Bruce, how can your math be "right" since you have NO NUMBERS except for a single
tonnage value of dubious merit -- You're just making it all up, and so am I!

As for why we're spending "all this time" -- didn't you get the memo? Model Railroading
is fun, as are pointless arguments!

Now in 1950, I think a certain percentage of the cars would be 36 foot, 40 ton truss-rod
box cars. Please recalculate your numbers taking this factor into account.

Tim O'

----- Original Message -----
From: "Bruce F. Smith" <smithbf@auburn.edu>
To: "<STMFC@yahoogroups.com>" <STMFC@yahoogroups.com>
Sent: Tuesday, October 16, 2012 1:37:23 PM
Subject: Re: [STMFC] Re: Freight Forwarding

Tim,

Give it up man... get the math right...

58% of tonnage (minerals) = 13,300 tons = 266 fully loaded cars (50 tons each)
42% of tonnage (misc) = 6,100 tons = 244 half loaded cars (25 tons each)

Total - 510 cars... and as we noted, a full carload of minerals in a 50 ton car was likely 55 tons at least, making that 242 car loads, for a total of 486 car loads and making my estimate of 500 look pretty darn accurate ;^)

This completely ignores the fact that in 1950 there was certainly the potential that some traffic might be in 70 ton cars, further reducing the car loads.

As I said before, I'm not sure what is so special about Ga to Washington. There was more traffic from Ga to Oregon than Ga to Wash... and to lots of other states, so why are we spending all this time on a few cars per day from THE ENTIRE STATE OF GA! I'm mystified.
Regards

Bruce


Bruce F. Smith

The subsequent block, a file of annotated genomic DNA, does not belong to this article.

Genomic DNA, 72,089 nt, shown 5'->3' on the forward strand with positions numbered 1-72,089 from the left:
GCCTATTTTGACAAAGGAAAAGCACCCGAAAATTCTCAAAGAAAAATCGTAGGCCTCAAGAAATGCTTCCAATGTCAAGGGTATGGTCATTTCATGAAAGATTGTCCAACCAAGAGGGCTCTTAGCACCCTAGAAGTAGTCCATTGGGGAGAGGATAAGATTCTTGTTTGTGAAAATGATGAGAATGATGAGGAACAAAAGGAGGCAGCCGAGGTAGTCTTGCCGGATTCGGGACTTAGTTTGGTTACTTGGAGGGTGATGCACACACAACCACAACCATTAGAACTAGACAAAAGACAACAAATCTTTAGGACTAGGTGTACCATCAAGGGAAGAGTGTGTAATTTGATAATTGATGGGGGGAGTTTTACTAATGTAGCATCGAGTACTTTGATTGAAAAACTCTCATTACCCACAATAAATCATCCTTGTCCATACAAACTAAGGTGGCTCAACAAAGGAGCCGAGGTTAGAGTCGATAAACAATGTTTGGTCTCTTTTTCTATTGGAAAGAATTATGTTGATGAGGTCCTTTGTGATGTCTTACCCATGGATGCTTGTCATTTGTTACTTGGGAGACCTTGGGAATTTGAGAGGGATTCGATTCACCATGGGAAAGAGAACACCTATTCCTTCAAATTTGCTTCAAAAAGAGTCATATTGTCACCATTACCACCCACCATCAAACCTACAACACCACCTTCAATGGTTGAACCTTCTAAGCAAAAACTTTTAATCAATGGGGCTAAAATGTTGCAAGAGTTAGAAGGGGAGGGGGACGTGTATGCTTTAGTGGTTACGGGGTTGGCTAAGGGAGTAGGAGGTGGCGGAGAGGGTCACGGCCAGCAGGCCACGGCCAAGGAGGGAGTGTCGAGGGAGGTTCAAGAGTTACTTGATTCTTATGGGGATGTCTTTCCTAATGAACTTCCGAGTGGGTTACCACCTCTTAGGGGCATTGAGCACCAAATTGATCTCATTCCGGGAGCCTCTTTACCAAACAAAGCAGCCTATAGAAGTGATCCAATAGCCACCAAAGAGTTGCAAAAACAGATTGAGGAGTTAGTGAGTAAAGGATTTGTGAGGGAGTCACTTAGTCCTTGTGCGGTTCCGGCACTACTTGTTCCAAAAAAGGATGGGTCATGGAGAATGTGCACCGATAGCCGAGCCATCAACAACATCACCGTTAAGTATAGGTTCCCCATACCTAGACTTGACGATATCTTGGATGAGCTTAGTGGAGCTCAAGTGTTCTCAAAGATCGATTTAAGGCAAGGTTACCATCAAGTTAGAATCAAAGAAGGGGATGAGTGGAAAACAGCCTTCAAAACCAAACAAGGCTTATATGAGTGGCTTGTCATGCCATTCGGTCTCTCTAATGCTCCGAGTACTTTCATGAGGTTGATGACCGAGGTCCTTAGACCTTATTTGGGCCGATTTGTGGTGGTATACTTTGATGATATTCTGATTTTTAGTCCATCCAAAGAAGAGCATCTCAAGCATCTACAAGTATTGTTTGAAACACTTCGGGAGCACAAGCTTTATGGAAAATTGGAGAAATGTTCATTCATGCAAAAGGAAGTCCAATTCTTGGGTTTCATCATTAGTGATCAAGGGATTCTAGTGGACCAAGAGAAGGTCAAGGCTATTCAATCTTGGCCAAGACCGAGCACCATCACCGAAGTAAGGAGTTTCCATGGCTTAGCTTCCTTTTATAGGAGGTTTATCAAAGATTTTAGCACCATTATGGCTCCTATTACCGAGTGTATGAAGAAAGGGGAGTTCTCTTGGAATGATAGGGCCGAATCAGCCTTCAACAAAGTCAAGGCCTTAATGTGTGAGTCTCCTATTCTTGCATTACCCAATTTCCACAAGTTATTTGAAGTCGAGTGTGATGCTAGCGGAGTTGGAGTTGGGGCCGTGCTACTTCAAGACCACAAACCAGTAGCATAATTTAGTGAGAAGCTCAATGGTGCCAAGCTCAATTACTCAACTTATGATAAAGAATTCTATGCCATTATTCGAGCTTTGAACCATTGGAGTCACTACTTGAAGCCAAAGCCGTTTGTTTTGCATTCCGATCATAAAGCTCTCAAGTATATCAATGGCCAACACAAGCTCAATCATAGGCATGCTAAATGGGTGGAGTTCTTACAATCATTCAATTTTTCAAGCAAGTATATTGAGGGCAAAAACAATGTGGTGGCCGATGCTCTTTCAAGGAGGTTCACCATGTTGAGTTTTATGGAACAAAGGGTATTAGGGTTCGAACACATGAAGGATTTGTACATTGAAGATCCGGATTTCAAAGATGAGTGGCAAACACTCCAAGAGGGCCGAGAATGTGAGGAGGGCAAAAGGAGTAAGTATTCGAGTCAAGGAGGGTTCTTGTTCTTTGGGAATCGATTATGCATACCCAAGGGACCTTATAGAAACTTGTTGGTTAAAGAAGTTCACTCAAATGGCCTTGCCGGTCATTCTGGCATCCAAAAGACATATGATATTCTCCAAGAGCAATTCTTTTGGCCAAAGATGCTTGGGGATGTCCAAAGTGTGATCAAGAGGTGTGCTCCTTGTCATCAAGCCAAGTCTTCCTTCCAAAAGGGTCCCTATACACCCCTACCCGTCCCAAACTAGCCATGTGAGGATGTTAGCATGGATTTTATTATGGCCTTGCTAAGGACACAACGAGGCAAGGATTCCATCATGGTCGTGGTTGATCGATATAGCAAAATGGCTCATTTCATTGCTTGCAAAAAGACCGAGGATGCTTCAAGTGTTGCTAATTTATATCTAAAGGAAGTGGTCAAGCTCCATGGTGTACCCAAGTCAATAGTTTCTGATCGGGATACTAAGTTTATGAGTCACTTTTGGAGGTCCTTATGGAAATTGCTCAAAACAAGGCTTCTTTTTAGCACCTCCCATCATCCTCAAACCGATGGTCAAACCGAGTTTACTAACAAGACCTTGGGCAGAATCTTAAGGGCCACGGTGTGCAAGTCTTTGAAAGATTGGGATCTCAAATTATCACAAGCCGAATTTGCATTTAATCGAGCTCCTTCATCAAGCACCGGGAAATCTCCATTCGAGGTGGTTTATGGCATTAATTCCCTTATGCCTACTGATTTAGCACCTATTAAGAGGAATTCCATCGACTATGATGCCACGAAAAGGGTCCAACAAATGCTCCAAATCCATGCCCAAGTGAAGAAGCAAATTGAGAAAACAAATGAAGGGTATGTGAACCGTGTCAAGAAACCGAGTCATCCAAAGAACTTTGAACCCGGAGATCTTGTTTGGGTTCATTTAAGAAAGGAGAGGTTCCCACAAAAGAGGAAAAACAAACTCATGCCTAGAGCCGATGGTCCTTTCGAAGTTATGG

Auburn, AL

https://www5.vetmed.auburn.edu/~smithbf/


"Some days you are the bug, some days you are the windshield."

__

/ &#92;

__<+--+>________________&#92;__/___ ________________________________

|- ______/ O O &#92;_______ -| | __ __ __ __ __ __ __ __ |

| / 4999 PENNSYLVANIA 4999 &#92; | ||__||__||__||__||__||__||__||__||

|/_____________________________&#92;|_|________________________________|

| O--O &#92;0 0 0 0/ O--O | 0-0-0 0-0-0



On Oct 16, 2012, at 12:20 PM, <timboconnor@comcast.net<mailto:timboconnor@comcast.net>>
wrote:

Bruce

58% of tonnage, carloads == 500 (minerals)
42% of tonnage, carloads == 1000-2000 (lightly loaded cars)

My point was that CAR loads is what we're talking about, not tonnage.

Tim

----- Original Message -----
From: "Bruce F. Smith" <smithbf@auburn.edu<mailto:smithbf@auburn.edu>>
To: "<STMFC@yahoogroups.com<mailto:STMFC@yahoogroups.com>>" <STMFC@yahoogroups.com<mailto:STMFC@yahoogroups.com>>
Sent: Tuesday, October 16, 2012 11:55:51 AM
Subject: Re: [STMFC] Re: Freight Forwarding

Um Tim,

58% of the tonnage was MINERALS. Minerals usually shipped in full car loads and I was generous and said 50 tons (when a "50 ton" car was usually load limited at significantly more than 50 tons) so I'm pretty happy with my estimate of 500 car loads

Regards

Bruce







------------------------------------

Yahoo! Groups Links










------------------------------------

Yahoo! Groups Links